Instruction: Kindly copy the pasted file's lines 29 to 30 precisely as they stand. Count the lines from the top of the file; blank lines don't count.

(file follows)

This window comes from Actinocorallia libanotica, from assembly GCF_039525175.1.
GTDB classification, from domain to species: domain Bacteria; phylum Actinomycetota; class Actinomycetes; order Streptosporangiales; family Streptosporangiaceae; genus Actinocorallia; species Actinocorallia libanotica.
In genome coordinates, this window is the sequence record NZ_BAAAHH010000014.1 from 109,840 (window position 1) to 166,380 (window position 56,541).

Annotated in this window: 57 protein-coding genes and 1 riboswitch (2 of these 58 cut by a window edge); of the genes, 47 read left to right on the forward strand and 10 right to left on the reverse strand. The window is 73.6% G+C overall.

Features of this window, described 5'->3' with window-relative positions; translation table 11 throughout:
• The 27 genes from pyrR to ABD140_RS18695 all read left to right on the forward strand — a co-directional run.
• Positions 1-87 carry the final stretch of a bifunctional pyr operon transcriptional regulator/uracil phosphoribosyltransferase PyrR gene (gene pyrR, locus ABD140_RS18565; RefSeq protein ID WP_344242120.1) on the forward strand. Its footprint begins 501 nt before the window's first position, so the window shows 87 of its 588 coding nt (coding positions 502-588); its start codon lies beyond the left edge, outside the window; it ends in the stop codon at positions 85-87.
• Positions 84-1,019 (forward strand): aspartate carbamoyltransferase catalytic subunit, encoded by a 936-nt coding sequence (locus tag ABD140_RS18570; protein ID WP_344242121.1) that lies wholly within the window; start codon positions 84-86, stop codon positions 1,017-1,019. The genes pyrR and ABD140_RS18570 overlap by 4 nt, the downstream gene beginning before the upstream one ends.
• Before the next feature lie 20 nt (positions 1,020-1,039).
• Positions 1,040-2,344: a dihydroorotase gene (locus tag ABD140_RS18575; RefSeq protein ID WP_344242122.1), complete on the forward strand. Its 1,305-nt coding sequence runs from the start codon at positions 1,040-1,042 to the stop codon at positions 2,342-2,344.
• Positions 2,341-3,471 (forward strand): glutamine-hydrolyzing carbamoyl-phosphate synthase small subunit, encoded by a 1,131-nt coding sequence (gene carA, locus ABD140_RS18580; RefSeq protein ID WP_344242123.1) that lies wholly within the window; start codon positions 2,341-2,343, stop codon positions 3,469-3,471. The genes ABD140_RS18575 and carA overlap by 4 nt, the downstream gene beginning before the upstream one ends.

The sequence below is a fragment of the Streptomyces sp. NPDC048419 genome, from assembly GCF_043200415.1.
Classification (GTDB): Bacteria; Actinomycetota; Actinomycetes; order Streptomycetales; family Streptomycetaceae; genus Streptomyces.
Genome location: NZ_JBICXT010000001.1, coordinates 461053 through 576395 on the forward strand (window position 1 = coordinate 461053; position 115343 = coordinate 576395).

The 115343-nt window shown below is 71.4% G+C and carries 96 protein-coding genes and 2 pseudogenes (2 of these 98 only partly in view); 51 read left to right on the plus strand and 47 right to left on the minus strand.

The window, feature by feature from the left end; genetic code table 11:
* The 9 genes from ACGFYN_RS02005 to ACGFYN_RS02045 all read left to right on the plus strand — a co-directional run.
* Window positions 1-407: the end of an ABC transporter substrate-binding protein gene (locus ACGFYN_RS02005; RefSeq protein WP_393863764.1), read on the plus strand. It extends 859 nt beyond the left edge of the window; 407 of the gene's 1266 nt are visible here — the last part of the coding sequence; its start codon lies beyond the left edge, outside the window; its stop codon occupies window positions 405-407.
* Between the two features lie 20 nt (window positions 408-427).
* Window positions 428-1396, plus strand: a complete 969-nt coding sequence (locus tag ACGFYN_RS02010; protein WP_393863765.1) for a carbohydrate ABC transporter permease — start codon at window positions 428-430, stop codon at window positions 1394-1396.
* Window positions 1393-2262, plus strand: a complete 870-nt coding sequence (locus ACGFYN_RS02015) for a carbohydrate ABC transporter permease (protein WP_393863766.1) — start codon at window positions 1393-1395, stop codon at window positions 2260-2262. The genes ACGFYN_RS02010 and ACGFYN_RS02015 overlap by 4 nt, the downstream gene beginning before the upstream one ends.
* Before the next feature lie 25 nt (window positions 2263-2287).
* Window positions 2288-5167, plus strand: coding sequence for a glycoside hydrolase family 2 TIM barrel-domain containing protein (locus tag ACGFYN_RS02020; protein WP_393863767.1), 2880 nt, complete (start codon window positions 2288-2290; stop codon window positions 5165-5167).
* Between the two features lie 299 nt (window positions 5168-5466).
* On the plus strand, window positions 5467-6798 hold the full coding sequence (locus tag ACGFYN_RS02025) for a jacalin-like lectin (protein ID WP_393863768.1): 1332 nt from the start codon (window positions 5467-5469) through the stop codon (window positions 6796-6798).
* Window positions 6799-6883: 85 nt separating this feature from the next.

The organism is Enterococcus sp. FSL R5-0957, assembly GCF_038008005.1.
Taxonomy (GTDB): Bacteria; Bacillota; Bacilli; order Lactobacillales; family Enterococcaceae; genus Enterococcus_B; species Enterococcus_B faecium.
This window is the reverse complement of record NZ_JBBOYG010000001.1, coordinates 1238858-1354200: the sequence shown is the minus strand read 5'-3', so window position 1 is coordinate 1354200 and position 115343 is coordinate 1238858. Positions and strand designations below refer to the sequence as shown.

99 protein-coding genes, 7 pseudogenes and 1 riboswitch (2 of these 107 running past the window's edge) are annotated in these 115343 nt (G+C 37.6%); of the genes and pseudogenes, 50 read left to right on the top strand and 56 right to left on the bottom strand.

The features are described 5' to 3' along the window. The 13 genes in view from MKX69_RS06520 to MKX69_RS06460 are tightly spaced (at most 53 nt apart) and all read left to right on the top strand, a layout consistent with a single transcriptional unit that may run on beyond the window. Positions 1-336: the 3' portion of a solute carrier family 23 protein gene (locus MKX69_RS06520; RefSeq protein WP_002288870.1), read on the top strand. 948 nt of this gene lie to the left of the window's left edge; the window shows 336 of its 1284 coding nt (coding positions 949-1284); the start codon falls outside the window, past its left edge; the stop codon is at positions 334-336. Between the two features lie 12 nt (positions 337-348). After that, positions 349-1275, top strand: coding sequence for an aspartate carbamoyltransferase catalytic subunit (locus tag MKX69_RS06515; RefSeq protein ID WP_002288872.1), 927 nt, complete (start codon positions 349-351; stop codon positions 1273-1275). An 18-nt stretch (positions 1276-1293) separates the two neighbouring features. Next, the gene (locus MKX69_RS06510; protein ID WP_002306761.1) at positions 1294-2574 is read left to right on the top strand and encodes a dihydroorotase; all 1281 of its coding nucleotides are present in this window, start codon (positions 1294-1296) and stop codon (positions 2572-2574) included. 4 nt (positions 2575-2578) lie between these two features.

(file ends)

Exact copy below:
This window is the reverse complement of record NZ_JBBOYG010000001.1, coordinates 1238858-1354200: the sequence shown is the minus strand read 5'-3', so window position 1 is coordinate 1354200 and position 115343 is coordinate 1238858. Positions and strand designations below refer to the sequence as shown.

99 protein-coding genes, 7 pseudogenes and 1 riboswitch (2 of these 107 running past the window's edge) are annotated in these 115343 nt (G+C 37.6%); of the genes and pseudogenes, 50 read left to right on the top strand and 56 right to left on the bottom strand.